Observable.from(names).subscribe(new Action1<String>() {
    public void call(String s) {
        System.out.println("Hello " + s + "!");

It does seem to be something that you would think was already in function programming languages, like Clojure and Scala, by default, but RxJava can be used by these, so maybe it isn’t?

Android Programming

I’ve started a course in Android programming using the Hello Android! book by Ed Burnette:

The idea is to use building a Sudoku game as guide to building Android applications using Java and XML.

After downloading the latest Android development kit from Google, you unpack it (it’s a zipped folder) and run the SDK manager. This allows you to further download bits that you might need, such as different versions. At time of writing, the latest version is 4.1, but this is known as API 17 as well, which can sometimes be a bit confusing. Included with the kit is an emulator run by the Android Virtual Device manager:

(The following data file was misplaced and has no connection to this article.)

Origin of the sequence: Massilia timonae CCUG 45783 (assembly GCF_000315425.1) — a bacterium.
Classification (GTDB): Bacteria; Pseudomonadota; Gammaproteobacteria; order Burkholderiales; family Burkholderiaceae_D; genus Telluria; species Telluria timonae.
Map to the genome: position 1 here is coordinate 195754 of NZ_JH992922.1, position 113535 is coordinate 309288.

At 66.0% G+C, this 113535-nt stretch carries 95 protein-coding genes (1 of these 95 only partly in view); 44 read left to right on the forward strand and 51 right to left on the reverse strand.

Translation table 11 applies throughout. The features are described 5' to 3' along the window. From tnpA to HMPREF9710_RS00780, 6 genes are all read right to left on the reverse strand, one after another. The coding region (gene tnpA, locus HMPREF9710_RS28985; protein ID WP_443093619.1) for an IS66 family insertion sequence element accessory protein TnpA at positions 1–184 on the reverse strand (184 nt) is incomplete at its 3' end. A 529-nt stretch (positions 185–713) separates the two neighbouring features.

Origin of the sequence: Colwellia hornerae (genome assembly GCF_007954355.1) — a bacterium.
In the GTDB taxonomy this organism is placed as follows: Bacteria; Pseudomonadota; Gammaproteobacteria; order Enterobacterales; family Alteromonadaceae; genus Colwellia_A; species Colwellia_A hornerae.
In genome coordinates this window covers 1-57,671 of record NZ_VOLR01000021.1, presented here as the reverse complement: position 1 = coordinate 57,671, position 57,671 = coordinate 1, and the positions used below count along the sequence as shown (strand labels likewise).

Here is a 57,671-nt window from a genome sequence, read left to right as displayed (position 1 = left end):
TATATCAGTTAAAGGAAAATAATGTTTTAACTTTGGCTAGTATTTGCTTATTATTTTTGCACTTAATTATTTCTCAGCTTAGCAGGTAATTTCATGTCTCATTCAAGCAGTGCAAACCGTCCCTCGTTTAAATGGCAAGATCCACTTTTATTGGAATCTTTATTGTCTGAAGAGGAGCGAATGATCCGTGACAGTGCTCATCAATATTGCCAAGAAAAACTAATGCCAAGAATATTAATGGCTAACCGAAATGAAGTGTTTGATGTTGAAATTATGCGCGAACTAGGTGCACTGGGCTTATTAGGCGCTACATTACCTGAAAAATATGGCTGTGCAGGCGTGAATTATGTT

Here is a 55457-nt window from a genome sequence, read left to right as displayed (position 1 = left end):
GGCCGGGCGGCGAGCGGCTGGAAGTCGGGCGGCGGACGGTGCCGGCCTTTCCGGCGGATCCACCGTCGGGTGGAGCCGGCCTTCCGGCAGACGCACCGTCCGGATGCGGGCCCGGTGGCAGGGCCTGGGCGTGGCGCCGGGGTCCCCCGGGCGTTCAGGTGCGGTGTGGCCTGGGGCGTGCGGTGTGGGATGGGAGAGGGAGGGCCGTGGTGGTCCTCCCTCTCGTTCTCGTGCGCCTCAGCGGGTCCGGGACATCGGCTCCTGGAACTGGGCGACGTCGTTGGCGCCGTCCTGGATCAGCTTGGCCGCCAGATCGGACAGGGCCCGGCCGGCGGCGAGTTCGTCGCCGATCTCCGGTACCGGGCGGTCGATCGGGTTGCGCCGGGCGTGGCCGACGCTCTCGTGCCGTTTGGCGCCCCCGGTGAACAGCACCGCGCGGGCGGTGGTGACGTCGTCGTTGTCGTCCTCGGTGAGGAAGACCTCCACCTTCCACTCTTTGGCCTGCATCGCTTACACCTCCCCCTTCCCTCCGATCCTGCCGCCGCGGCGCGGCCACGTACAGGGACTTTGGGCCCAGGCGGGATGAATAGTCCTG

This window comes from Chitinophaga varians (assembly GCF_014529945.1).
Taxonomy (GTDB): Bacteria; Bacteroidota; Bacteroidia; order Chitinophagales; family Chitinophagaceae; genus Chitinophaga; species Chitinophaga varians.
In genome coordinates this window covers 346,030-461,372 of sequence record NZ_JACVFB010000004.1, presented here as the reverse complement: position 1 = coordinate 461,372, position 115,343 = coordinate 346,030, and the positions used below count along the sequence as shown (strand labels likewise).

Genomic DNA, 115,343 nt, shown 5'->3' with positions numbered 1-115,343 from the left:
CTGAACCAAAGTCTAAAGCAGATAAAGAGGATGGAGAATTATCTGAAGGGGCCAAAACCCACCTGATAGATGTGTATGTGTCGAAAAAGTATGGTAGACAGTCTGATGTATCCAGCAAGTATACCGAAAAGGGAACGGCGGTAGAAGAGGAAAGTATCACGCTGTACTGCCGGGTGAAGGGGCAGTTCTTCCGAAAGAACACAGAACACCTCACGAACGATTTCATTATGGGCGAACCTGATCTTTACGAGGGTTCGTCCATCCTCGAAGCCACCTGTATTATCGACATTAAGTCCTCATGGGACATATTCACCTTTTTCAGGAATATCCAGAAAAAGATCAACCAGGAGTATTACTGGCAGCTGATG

You can either create a device from scratch or, perhaps better, you can switch to the Device Definitions tab and create a ADV from one of the devices defined. One of the definitions which can be useful is that the camera can be mapped onto your PC’s web cam. Although you can run the ADV manager from the Eclipse IDE, it’s better to run it seperately just in case either crashes.

The kit also comes with a copy of Eclipse with the plug-ins pre-installed so you can get up and running straight away. As well as being able to edit the Java code, there is also a layout designer:


Layouts, menu’s, strings, colour definitions and so on are all considered resources and are contained in XML files.